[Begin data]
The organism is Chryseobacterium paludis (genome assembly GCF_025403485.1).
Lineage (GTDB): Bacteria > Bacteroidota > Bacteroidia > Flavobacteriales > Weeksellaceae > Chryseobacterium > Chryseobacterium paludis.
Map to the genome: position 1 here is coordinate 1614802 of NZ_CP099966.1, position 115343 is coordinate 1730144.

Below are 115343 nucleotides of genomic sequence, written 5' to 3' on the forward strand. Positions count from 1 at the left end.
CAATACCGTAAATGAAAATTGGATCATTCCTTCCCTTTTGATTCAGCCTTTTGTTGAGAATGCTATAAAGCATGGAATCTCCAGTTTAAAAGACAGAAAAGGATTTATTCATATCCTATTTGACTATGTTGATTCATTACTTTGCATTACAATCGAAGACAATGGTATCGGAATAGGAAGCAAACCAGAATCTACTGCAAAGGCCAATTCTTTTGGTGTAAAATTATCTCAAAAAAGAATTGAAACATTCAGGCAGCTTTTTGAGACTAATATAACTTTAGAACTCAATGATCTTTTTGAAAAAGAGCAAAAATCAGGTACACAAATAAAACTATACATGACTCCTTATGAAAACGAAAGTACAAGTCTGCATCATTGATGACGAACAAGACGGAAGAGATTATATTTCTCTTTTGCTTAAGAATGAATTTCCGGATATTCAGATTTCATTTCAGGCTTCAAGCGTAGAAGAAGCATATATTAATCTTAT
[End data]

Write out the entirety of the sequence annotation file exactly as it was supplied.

The organism is Chryseobacterium paludis (genome assembly GCF_025403485.1).
Lineage (GTDB): Bacteria > Bacteroidota > Bacteroidia > Flavobacteriales > Weeksellaceae > Chryseobacterium > Chryseobacterium paludis.
Map to the genome: position 1 here is coordinate 1614802 of NZ_CP099966.1, position 115343 is coordinate 1730144.

Below are 115343 nucleotides of genomic sequence, written 5' to 3' on the forward strand. Positions count from 1 at the left end.
CAATACCGTAAATGAAAATTGGATCATTCCTTCCCTTTTGATTCAGCCTTTTGTTGAGAATGCTATAAAGCATGGAATCTCCAGTTTAAAAGACAGAAAAGGATTTATTCATATCCTATTTGACTATGTTGATTCATTACTTTGCATTACAATCGAAGACAATGGTATCGGAATAGGAAGCAAACCAGAATCTACTGCAAAGGCCAATTCTTTTGGTGTAAAATTATCTCAAAAAAGAATTGAAACATTCAGGCAGCTTTTTGAGACTAATATAACTTTAGAACTCAATGATCTTTTTGAAAAAGAGCAAAAATCAGGTACACAAATAAAACTATACATGACTCCTTATGAAAACGAAAGTACAAGTCTGCATCATTGATGACGAACAAGACGGAAGAGATTATATTTCTCTTTTGCTTAAGAATGAATTTCCGGATATTCAGATTTCATTTCAGGCTTCAAGCGTAGAAGAAGCATATATTAATCTTAT